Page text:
Mirai variant picks up new tricks, expands list of targeted devices

Mirai, the infamous malware that turns Linux-based IoT devices into remotely controlled bots, has been updated to target new devices and device types.

Mirai new tricks

Among these are LG SuperSign TVs (TV solutions meant to be installed in public areas and display information, images, video aimed at customers and employees) and WePresent WiPG-1000 Wireless Presentation systems, both of which are intended for use in business settings.

About this newest Mirai variant

Since it’s initial and spectacular entry on the world stage in late 2016, Mirai has been copied and developed and has gained increased effectiveness.

This latest variant, spotted by Palo Alto Networks researchers, uses 27 exploits, 11 of which are new to it, and wields four new sets of default login credentials to brute-force devices with.

The newer exploits are for targeting the aforementioned LG and WePresent devices, DLink network video cameras and routers, Zyxel routers, and assorted Netgear devices, routers and wireless controllers.

The LG and WePresent exploits have been public for a while, but have only recently been added to Mirai’s arsenal.

“These new features afford the botnet a large attack surface. In particular, targeting enterprise links also grants it access to larger bandwidth, ultimately resulting in greater firepower for the botnet for DDoS attacks,” the researchers pointed out.

They also shared that, in addition to scanning for other vulnerable devices, the new Mirai version can be commanded to send out HTTP Flood DDoS attacks.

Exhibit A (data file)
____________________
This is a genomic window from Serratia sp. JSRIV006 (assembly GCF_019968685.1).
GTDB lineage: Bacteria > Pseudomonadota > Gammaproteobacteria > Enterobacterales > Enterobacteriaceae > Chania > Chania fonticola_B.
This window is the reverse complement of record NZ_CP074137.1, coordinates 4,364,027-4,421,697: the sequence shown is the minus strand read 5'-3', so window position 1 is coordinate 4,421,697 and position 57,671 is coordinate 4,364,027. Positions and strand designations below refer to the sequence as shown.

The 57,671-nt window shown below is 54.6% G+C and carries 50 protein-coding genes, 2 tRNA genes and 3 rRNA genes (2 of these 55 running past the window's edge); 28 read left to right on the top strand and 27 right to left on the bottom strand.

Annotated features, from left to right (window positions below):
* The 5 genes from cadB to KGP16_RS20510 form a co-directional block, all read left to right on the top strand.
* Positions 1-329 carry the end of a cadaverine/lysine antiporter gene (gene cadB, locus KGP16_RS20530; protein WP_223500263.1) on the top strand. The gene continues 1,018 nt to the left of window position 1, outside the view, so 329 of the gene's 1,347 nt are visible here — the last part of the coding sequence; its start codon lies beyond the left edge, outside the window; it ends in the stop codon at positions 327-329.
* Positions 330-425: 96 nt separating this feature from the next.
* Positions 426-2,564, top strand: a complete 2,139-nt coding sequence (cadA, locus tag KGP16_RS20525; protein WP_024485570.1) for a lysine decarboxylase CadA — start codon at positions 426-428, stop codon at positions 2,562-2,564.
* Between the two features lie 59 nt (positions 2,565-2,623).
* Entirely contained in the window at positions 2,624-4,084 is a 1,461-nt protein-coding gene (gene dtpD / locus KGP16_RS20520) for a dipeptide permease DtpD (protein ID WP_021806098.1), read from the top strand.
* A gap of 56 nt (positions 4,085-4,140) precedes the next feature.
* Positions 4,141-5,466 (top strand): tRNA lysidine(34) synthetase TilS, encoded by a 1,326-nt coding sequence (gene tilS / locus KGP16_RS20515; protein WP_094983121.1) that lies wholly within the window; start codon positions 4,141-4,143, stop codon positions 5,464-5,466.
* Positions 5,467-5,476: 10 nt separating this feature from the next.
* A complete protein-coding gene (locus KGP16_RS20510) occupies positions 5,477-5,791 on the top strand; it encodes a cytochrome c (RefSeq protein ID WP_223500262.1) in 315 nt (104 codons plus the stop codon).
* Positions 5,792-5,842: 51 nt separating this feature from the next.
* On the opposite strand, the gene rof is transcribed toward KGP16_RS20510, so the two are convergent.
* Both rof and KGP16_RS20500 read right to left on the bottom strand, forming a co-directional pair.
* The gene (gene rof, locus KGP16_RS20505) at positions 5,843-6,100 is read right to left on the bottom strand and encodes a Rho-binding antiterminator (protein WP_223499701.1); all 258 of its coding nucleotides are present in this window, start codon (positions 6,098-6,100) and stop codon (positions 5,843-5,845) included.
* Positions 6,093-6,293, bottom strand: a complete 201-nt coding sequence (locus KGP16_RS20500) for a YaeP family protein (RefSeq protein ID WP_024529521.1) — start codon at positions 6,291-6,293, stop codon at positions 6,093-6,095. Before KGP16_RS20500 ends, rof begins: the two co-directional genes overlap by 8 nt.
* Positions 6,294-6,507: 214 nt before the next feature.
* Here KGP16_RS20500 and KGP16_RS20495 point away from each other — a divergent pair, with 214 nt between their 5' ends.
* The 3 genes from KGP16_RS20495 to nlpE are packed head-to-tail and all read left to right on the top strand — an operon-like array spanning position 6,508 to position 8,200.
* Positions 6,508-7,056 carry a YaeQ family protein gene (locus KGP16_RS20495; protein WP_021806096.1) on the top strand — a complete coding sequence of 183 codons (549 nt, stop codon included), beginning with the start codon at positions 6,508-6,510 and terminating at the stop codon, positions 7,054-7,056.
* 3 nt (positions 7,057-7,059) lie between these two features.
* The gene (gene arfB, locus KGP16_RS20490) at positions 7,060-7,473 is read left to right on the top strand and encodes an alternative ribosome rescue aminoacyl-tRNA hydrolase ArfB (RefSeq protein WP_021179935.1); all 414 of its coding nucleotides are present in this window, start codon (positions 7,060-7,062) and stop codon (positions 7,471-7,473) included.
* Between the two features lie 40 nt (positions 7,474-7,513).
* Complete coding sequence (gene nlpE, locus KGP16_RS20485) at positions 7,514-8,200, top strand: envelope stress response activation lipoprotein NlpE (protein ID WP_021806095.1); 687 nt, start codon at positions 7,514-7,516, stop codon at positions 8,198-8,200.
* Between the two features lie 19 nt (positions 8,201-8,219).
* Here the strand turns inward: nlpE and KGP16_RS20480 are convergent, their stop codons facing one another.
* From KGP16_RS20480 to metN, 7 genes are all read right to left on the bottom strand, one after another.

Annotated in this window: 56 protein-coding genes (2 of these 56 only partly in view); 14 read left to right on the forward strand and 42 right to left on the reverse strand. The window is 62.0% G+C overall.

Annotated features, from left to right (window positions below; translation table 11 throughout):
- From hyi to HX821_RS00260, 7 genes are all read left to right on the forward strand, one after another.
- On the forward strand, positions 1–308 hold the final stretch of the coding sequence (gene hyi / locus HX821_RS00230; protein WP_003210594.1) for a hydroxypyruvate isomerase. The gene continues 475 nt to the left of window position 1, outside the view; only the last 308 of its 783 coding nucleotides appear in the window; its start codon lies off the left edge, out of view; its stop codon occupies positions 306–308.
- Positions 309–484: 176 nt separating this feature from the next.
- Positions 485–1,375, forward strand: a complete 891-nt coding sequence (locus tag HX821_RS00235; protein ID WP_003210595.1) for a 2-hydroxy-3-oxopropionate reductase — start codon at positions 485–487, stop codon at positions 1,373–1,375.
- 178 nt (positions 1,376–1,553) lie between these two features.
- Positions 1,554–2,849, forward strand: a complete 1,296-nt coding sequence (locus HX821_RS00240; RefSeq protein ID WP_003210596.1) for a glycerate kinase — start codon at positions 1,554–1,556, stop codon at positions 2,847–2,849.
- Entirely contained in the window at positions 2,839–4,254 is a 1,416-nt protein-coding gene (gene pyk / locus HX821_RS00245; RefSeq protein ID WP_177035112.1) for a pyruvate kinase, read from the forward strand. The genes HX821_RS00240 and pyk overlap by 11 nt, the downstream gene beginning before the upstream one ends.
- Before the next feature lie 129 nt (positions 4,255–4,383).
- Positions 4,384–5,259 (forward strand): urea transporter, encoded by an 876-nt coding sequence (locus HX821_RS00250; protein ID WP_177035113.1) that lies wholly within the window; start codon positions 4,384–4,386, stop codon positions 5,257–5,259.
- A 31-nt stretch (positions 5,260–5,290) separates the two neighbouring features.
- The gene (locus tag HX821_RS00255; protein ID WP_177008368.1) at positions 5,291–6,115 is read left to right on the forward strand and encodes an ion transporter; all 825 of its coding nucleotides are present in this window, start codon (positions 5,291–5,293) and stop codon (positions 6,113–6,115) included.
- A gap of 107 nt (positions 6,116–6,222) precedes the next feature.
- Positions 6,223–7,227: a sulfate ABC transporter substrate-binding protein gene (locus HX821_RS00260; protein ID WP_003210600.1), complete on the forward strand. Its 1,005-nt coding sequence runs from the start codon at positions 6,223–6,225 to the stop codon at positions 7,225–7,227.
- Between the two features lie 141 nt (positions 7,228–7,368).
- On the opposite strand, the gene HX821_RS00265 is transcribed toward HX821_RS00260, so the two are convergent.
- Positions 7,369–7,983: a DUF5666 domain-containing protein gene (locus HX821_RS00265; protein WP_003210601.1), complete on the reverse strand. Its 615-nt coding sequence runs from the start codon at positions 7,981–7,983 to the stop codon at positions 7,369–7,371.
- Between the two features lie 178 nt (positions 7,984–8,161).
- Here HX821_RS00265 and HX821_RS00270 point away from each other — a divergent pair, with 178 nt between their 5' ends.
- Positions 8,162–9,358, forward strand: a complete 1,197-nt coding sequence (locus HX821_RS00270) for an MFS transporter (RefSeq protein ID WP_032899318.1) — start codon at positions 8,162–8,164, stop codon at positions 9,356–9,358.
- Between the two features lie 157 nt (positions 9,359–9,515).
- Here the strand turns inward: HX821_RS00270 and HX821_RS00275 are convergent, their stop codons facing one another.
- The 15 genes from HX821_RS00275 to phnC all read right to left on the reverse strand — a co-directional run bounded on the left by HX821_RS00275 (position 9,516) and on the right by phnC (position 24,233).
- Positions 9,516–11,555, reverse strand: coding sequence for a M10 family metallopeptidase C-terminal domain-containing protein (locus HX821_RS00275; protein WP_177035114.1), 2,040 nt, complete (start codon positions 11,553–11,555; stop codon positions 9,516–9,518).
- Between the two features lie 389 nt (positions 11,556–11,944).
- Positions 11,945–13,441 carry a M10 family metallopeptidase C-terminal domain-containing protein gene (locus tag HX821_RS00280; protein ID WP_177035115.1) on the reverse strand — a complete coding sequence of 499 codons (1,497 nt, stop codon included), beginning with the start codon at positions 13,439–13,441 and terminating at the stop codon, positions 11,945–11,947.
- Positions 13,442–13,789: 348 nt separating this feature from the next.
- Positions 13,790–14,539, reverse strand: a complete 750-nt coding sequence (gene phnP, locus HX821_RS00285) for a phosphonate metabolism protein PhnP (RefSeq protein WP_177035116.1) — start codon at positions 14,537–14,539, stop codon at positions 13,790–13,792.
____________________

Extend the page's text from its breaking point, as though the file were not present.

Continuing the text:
The problem with IoT

IoT malware continues to be a nuisance because:

  • Most manufacturers still don’t insist on users changing the default device password before being able to use it, are slow to push out fixes for known flaws and don’t provide an automatic security updating option.
  • Most users still don’t know much about managing their IoT devices, don’t change default access credentials (although advised to), and don’t update their devices regularly.

New legislations and standards are attempting to change this status quo, but it’s going to be very slow going.

In the meantime, users are advised to do what they can to protect themselves and others. Unfortunately, they are often not knowledgeable enough to so or to spot/identify infected devices, as they mostly continue to function normally.

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